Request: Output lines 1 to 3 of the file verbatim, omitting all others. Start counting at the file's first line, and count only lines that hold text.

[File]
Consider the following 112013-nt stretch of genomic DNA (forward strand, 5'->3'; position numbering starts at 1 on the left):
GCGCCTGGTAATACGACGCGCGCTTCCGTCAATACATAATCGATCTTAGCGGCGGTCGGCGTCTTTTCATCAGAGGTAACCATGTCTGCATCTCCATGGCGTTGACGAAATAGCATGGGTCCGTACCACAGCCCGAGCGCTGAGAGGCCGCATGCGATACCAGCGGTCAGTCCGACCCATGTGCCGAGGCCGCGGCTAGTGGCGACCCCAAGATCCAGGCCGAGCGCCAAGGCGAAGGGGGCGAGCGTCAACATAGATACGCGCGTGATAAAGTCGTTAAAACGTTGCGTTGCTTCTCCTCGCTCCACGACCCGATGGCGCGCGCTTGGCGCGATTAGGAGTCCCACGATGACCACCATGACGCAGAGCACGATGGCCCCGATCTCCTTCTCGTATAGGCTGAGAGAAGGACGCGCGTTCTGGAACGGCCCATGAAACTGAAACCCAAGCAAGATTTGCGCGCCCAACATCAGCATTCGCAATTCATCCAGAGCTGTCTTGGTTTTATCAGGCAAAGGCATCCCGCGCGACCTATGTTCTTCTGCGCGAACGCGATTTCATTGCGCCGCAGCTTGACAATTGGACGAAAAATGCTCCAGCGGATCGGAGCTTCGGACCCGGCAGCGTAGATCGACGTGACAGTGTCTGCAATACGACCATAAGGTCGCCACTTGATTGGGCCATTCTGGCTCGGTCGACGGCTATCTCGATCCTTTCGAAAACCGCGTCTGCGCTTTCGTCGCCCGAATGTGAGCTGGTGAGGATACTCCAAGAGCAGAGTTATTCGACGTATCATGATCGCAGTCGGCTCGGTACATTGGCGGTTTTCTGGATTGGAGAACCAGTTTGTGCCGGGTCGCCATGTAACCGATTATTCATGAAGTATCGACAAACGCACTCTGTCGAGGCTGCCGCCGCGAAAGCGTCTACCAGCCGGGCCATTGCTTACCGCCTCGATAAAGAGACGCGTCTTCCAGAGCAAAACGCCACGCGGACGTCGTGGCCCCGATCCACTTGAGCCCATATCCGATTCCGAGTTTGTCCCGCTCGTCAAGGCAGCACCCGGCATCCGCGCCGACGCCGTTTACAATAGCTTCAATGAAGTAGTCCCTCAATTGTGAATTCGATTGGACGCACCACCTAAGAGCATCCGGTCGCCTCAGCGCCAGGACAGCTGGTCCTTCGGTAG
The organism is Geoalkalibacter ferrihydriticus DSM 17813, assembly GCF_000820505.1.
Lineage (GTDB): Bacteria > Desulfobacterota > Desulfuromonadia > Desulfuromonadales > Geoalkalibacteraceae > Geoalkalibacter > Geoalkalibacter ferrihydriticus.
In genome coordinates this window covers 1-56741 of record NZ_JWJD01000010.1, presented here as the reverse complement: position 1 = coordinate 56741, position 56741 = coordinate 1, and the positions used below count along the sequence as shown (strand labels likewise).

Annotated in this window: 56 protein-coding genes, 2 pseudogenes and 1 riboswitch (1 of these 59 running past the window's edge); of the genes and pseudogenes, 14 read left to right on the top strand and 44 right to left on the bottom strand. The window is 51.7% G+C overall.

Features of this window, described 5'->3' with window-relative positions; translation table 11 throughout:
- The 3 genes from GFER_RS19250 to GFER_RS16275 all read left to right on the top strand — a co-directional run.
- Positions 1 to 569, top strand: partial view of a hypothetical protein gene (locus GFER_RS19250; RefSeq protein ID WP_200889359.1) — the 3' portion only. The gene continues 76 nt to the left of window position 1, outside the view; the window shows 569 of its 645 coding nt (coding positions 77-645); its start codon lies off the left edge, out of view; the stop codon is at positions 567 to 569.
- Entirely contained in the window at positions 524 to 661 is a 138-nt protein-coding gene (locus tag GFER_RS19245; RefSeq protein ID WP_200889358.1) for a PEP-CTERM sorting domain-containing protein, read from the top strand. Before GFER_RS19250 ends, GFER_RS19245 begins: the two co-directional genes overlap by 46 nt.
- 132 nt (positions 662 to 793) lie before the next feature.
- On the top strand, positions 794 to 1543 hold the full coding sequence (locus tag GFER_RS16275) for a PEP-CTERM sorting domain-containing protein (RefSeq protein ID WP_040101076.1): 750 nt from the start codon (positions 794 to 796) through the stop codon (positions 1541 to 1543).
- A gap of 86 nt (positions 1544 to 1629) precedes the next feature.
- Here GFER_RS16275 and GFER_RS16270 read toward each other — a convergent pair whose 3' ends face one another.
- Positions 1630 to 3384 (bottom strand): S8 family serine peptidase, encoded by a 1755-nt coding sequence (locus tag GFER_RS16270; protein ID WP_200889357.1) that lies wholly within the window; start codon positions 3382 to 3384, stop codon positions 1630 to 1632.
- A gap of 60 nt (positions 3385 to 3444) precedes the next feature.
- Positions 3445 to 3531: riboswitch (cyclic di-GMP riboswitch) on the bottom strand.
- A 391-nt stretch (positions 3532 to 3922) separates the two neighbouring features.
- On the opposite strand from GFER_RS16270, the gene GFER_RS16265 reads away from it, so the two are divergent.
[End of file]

Consider the following 112013-nt stretch of genomic DNA (forward strand, 5'->3'; position numbering starts at 1 on the left):
GCGCCTGGTAATACGACGCGCGCTTCCGTCAATACATAATCGATCTTAGCGGCGGTCGGCGTCTTTTCATCAGAGGTAACCATGTCTGCATCTCCATGGCGTTGACGAAATAGCATGGGTCCGTACCACAGCCCGAGCGCTGAGAGGCCGCATGCGATACCAGCGGTCAGTCCGACCCATGTGCCGAGGCCGCGGCTAGTGGCGACCCCAAGATCCAGGCCGAGCGCCAAGGCGAAGGGGGCGAGCGTCAACATAGATACGCGCGTGATAAAGTCGTTAAAACGTTGCGTTGCTTCTCCTCGCTCCACGACCCGATGGCGCGCGCTTGGCGCGATTAGGAGTCCCACGATGACCACCATGACGCAGAGCACGATGGCCCCGATCTCCTTCTCGTATAGGCTGAGAGAAGGACGCGCGTTCTGGAACGGCCCATGAAACTGAAACCCAAGCAAGATTTGCGCGCCCAACATCAGCATTCGCAATTCATCCAGAGCTGTCTTGGTTTTATCAGGCAAAGGCATCCCGCGCGACCTATGTTCTTCTGCGCGAACGCGATTTCATTGCGCCGCAGCTTGACAATTGGACGAAAAATGCTCCAGCGGATCGGAGCTTCGGACCCGGCAGCGTAGATCGACGTGACAGTGTCTGCAATACGACCATAAGGTCGCCACTTGATTGGGCCATTCTGGCTCGGTCGACGGCTATCTCGATCCTTTCGAAAACCGCGTCTGCGCTTTCGTCGCCCGAATGTGAGCTGGTGAGGATACTCCAAGAGCAGAGTTATTCGACGTATCATGATCGCAGTCGGCTCGGTACATTGGCGGTTTTCTGGATTGGAGAACCAGTTTGTGCCGGGTCGCCATGTAACCGATTATTCATGAAGTATCGACAAACGCACTCTGTCGAGGCTGCCGCCGCGAAAGCGTCTACCAGCCGGGCCATTGCTTACCGCCTCGATAAAGAGACGCGTCTTCCAGAGCAAAACGCCACGCGGACGTCGTGGCCCCGATCCACTTGAGCCCATATCCGATTCCGAGTTTGTCCCGCTCGTCAAGGCAGCACCCGGCATCCGCGCCGACGCCGTTTACAATAGCTTCAATGAAGTAGTCCCTCAATTGTGAATTCGATTGGACGCACCACCTAAGAGCATCCGGTCGCCTCAGCGCCAGGACAGCTGGTCCTTCGGTAG
The organism is Geoalkalibacter ferrihydriticus DSM 17813, assembly GCF_000820505.1.